It's perhaps fitting for a small-statured man whose ambitions were anything but, Reinhardt said. Parker was born in Illinois and moved with his family to Abilene, Kan., at age 5. It was in Abilene that Parker opened his first factory. He would move to Leavenworth in 1911 and become a full-fledged carnival magnate.

“For about 20-something years, Leavenworth, Kan., was an entertainment capital of the world,” because of Parker's traveling carnivals, Reinhardt said. “People came from all over the place. He brought people in form Europe to perform in his carnivals, and he had four of them.”

The Leavenworth factory was located inside the current Tire Town building on Fourth Street, with rail access to the east.

Built two years after that factory opened its doors, the No. 118 tells a story, Reinhardt said. It's unique as a “menagerie carousel,” meaning that it features animals other than horses. In this case, that means two rabbits that as of 1913 were not found on any other Parker carousel, Reinhardt said.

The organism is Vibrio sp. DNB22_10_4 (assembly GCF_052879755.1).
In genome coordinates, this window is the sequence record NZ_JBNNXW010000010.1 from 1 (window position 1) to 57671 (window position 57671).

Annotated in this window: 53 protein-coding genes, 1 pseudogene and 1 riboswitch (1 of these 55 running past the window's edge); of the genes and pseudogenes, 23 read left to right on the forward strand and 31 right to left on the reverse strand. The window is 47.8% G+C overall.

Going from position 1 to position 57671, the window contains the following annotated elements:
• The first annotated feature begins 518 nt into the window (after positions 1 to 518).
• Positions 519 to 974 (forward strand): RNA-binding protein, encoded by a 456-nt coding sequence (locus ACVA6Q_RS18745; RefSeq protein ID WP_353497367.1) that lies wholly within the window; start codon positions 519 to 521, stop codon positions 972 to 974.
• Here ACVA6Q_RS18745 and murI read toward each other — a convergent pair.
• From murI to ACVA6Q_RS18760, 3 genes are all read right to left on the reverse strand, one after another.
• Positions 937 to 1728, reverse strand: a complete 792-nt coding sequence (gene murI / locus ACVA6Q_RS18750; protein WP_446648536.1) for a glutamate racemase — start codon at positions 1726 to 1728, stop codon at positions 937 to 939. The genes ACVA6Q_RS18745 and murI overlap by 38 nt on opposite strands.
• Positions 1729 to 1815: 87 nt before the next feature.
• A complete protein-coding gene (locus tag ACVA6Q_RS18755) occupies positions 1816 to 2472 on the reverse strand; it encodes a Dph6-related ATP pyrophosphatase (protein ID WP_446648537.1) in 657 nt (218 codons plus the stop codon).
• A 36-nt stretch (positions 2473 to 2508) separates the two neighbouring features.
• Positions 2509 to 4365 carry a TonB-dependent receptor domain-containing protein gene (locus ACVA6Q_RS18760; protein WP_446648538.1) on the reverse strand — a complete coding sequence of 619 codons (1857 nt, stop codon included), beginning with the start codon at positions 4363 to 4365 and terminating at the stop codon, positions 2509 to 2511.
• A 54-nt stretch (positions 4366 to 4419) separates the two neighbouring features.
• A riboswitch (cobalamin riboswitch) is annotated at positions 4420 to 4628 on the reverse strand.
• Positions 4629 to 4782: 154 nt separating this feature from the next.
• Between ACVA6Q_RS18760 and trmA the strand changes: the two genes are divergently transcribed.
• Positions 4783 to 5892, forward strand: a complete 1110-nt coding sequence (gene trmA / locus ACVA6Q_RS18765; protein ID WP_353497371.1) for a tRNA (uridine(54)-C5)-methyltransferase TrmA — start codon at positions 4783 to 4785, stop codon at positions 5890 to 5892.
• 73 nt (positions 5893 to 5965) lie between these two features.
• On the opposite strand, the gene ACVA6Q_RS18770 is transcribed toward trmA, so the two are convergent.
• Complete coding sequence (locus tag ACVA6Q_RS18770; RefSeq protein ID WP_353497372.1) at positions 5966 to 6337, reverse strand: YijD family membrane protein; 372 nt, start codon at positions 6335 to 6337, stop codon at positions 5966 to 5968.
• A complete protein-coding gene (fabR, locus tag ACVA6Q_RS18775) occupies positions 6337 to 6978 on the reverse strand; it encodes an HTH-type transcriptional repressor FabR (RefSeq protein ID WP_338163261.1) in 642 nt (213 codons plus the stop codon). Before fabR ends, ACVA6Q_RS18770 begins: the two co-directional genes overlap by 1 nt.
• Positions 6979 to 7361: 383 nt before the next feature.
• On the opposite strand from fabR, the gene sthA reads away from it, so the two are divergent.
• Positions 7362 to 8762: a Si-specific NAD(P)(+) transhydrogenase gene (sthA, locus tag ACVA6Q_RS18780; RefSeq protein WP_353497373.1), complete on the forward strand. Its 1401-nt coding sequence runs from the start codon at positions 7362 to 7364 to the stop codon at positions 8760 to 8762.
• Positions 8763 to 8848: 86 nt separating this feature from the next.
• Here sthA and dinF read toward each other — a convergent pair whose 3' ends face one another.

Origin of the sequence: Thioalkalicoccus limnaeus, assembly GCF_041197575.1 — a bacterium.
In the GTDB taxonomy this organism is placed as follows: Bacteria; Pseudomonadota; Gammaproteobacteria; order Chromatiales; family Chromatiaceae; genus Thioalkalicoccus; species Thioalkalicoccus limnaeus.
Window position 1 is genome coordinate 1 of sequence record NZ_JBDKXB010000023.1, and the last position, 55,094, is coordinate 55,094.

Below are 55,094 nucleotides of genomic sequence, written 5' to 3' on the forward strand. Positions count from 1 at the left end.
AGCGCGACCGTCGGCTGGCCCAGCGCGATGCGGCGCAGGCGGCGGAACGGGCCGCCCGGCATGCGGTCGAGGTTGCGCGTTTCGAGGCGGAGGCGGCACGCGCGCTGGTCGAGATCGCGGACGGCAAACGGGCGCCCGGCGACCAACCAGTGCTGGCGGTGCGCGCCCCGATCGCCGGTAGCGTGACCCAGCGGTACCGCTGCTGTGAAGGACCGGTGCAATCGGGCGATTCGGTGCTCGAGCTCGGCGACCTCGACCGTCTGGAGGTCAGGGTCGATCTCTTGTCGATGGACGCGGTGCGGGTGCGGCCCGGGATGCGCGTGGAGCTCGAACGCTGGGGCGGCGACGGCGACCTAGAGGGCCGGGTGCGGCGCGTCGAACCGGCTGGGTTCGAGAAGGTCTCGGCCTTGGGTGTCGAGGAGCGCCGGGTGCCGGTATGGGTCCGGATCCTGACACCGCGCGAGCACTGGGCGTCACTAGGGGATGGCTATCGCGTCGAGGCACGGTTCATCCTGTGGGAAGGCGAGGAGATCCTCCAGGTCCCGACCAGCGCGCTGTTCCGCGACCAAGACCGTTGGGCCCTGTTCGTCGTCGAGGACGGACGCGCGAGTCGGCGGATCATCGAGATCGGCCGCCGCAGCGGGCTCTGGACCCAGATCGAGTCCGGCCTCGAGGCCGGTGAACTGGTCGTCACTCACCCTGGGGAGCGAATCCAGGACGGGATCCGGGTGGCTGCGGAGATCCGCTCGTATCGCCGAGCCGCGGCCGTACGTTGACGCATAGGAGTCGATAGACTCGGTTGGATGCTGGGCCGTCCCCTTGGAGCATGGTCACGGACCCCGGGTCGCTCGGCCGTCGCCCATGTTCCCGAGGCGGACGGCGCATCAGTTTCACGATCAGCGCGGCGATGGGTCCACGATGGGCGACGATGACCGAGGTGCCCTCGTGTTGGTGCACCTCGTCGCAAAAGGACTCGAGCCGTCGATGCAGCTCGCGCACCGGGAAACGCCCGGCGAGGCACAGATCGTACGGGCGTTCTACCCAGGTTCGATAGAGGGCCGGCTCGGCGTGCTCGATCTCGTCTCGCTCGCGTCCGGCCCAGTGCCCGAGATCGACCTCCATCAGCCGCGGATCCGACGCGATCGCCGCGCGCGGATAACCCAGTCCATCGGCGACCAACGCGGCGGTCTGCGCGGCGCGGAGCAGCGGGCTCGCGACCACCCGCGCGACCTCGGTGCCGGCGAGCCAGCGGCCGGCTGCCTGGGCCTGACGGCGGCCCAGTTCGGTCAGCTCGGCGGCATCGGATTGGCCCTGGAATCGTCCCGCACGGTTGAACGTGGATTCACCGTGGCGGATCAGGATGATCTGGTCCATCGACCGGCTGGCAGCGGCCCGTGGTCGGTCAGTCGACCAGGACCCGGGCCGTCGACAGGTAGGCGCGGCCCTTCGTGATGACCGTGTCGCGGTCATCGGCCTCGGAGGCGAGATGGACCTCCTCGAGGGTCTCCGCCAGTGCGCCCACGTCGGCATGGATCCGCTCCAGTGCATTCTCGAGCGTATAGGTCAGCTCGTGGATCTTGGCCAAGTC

“If you look at those two rabbits, they are a totally different look than the horses,” he said, with an elongated shape that would be commonplace in next year's horse design. It was also the last year that the horses had real horse hair tails.

Reinhardt said the rabbits could have been the result of a special request by Shew after a visit to the Parker factory.

Also unique to No. 118 is the lover's tub, a feature that Reinhardt said is still popular today.

“The little guys love it, they fight to get in it,” he said.

Getting the carousel back in Leavenworth and establishing a museum to house it was the work of a small group of volunteers from Leavenworth's Historical Museum Association, Reinhardt said. At the time, he said he was on the board of directors of the National Carousel Association.

“They started this group and they decided they should have a carousel in town,” in honor of the city's famed resident, he said. “They were trying to save the historical information from the city's past.”